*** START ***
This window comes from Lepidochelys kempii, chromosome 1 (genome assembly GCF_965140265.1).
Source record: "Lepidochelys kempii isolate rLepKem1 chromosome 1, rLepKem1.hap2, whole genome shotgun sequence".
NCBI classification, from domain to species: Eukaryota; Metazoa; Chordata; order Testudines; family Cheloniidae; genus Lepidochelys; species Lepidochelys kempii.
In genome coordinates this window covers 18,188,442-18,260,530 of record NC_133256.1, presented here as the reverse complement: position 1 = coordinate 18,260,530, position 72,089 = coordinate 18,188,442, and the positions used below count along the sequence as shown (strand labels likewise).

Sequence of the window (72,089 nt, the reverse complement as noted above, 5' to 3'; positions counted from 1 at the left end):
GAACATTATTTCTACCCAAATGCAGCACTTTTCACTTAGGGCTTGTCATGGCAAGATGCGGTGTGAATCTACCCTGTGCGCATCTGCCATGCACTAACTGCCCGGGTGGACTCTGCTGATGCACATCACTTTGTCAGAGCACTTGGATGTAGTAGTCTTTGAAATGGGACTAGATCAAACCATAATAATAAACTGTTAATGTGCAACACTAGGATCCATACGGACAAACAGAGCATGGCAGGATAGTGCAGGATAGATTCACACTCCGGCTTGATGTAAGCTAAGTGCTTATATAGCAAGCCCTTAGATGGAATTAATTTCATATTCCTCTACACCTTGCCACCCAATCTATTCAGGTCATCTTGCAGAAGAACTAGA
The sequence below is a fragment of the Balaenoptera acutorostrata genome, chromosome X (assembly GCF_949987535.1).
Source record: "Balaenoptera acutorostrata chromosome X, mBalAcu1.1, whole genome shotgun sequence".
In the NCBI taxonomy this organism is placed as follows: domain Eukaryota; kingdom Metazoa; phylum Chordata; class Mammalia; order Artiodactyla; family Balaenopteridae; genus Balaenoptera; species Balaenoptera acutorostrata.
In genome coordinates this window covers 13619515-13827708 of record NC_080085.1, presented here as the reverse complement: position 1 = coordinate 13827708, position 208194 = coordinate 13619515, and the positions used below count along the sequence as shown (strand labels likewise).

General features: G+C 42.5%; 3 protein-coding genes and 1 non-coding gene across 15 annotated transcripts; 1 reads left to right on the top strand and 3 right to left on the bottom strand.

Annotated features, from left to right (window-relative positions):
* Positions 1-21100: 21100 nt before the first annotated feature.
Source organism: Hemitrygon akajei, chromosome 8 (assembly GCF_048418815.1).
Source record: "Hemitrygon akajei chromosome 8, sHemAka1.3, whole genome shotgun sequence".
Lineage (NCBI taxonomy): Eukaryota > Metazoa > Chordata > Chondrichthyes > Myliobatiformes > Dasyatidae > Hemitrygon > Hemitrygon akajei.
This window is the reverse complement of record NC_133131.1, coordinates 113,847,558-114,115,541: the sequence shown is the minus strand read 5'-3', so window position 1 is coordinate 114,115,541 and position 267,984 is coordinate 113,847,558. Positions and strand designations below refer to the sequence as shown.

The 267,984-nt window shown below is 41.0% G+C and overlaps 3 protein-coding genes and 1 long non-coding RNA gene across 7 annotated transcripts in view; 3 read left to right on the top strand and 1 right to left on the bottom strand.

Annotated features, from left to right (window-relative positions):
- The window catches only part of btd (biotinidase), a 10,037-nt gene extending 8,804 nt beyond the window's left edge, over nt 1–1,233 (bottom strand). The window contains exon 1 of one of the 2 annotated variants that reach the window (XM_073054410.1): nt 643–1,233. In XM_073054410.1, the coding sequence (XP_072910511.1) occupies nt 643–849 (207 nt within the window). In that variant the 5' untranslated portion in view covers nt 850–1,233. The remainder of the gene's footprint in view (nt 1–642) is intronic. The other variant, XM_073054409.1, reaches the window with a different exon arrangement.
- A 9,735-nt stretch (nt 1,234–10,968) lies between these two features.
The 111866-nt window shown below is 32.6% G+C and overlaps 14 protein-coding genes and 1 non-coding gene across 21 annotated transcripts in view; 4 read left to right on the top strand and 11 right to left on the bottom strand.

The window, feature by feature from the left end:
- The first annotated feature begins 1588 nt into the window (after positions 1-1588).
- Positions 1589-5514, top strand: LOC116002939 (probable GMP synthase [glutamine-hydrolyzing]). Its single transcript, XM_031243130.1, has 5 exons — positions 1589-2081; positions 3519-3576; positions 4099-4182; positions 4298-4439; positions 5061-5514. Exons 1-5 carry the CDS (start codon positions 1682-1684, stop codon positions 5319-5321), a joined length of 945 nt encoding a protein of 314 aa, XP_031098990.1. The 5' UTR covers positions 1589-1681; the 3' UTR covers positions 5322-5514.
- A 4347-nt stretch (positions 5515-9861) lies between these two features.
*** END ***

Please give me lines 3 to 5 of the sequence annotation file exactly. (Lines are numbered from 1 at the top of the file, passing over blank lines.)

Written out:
NCBI classification, from domain to species: Eukaryota; Metazoa; Chordata; order Testudines; family Cheloniidae; genus Lepidochelys; species Lepidochelys kempii.
In genome coordinates this window covers 18,188,442-18,260,530 of record NC_133256.1, presented here as the reverse complement: position 1 = coordinate 18,260,530, position 72,089 = coordinate 18,188,442, and the positions used below count along the sequence as shown (strand labels likewise).

Sequence of the window (72,089 nt, the reverse complement as noted above, 5' to 3'; positions counted from 1 at the left end):